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Chemical Regulation

EPA tightens standard for fine particles

The agency expects the new limit to prevent 4,500 premature deaths by 2032

by Krystal Vasquez
February 7, 2024


A row of smokestacks billowing smoke or steam.
Credit: Joseph Sohm/Shutterstock
Fine particulate matter is emitted from sources such as industrial facilities and vehicle exhaust. This pollution is associated with a range of adverse health effects.

For the first time in over a decade, the US Environmental Protection Agency has updated the standard for fine particulate matter, known as PM2.5. The new rule lowers the acceptable limit of PM2.5 from an annual average of 12 μg/m3 to 9 μg/m3.

PM2.5 is “one of the most dangerous forms of pollution,” EPA administrator Michael S. Regan said during a call with reporters. Small enough to penetrate deep into the lungs, these particles are linked to a slew of adverse health effects, including asthma, lung disease, and heart attacks.

According to the EPA, the updated standard will prevent 800,000 cases of asthma, 4,500 premature deaths, and 290,000 lost workdays by 2032. The action “is a critical step forward that will better protect workers, families, and communities from the dangerous and costly impacts of fine particle pollution,” Regan said.

Environmental groups and health organizations celebrated the news. “EPA’s final standards will save thousands of lives, help advance environmental justice, and allow us all to breathe a little easier,” Peter Zalzal, associate vice president for clean air strategies at the Environmental Defense Fund, says in a statement.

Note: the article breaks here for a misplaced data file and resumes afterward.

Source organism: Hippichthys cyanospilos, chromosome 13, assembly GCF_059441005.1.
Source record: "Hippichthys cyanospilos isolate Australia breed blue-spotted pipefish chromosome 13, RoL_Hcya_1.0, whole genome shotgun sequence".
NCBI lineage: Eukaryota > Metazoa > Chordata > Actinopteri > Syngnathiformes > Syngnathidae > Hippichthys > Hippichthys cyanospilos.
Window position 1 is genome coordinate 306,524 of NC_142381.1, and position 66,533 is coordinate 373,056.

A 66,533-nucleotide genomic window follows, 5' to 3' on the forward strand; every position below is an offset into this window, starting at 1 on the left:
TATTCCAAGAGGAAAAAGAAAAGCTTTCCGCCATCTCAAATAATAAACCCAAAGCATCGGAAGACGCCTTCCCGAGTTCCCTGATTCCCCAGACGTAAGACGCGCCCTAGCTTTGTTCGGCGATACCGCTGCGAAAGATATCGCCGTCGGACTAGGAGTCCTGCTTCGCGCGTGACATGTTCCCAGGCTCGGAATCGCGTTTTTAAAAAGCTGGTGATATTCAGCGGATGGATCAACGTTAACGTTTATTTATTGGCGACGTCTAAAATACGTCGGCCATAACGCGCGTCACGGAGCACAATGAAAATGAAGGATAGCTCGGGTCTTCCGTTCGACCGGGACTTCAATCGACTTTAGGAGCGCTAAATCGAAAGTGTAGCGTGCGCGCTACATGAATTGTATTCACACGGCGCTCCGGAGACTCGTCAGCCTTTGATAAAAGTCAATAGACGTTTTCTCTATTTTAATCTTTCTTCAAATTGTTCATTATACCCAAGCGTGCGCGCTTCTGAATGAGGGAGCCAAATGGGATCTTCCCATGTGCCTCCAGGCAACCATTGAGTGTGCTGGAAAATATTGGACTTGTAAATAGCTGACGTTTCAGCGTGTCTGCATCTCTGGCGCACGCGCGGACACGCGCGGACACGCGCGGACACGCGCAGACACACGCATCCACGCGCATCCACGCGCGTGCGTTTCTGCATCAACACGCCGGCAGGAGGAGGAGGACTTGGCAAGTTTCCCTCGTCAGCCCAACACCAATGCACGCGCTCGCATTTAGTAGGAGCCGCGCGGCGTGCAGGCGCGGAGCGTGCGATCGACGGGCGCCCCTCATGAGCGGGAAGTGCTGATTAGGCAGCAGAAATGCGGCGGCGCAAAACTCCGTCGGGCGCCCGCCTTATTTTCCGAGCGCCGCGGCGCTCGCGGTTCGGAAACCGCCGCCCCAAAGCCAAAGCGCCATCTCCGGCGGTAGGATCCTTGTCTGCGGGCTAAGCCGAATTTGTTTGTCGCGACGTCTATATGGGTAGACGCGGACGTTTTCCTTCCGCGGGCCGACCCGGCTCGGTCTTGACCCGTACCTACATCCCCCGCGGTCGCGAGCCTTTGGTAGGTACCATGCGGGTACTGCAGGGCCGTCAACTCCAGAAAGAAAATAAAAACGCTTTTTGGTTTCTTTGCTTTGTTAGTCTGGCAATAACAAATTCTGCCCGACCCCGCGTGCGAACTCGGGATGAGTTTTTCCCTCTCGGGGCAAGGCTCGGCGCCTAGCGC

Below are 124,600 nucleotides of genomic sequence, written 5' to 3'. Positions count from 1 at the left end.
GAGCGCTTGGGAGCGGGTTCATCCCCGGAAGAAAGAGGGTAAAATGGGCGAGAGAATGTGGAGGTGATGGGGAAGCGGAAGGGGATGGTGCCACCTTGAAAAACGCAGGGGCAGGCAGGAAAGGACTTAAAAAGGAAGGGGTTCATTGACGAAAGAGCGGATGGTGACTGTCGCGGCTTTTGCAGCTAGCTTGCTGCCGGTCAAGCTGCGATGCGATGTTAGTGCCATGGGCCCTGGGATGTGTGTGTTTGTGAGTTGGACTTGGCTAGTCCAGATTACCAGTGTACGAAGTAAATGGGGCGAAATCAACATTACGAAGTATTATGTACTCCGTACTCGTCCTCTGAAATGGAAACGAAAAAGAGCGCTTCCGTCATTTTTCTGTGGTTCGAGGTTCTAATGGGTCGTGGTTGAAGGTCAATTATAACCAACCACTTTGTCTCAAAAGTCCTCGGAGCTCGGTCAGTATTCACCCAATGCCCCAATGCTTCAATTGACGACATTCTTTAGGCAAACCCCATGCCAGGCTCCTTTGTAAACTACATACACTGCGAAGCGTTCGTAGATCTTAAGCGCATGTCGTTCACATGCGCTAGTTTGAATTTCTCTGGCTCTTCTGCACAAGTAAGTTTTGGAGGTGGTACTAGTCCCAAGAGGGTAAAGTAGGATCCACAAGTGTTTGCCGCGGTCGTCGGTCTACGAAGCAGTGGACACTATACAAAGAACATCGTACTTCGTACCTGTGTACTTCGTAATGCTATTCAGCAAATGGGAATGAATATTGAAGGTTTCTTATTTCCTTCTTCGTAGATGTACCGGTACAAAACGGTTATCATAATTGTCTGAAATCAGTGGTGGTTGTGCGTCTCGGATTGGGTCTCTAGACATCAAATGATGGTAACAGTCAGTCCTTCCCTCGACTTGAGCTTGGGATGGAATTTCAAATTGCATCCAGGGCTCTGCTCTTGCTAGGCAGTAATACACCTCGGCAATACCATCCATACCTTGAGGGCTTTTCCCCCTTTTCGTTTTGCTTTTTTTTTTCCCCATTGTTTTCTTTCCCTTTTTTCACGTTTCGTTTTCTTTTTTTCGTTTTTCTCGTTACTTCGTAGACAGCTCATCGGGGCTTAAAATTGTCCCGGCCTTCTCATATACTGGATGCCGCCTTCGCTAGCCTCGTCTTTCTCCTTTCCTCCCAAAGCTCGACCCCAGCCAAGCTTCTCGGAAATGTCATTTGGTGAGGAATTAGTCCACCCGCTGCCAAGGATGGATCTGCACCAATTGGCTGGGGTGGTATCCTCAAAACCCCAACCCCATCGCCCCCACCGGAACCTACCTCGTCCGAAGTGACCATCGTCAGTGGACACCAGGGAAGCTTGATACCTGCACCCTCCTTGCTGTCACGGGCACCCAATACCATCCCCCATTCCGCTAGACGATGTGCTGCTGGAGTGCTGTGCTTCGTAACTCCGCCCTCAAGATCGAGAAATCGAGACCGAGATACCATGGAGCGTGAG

In a separate statement, Harold Wimmer, CEO of the American Lung Association, says, “Strengthening the annual particle pollution standard will make an important difference, especially for communities near a pollution source like a power plant or a busy road.”

But Wimmer says he is disappointed that the new PM2.5 standard falls short of the 8 μg/m3 recommended by the American Lung Association and some other groups. “An annual standard of 8 μg/m3 would save significantly more lives, especially in Black communities,” he says. In the US, people of color are disproportionately exposed to higher levels of PM2.5 pollution than White people are (Sci. Adv. 2021, DOI: 10.1126/sciadv.abf4491).

Many groups also recommended that the EPA lower its 24 h standard to 25 μg/m3. Even so, the EPA decided to keep the current 24 h standard of 35 μg/m3, saying it didn’t see sufficient evidence to revise it.

Although some groups are frustrated that the new standards are still too high, industry groups say they are too low. In a statement, the American Chemistry Council, which represents the US chemical industry, says the new standards will make permitting important projects more challenging, which will in turn “hinder our nation’s ability to build new infrastructure, expand manufacturing, and grow our economy.”

Similarly, Jay Timmons, CEO of the National Association of Manufacturers, says in a press release that the new standard “takes direct aim at manufacturing investment and job creation.”

Regan challenged this idea, noting that since 2000, outdoor PM2.5 concentrations have decreased by 42%, even as the US gross domestic product increased by 52%. The EPA also notes that for every $1 spent on reducing PM2.5 levels by 2032, the US could gain as much as $77 in human health benefits.


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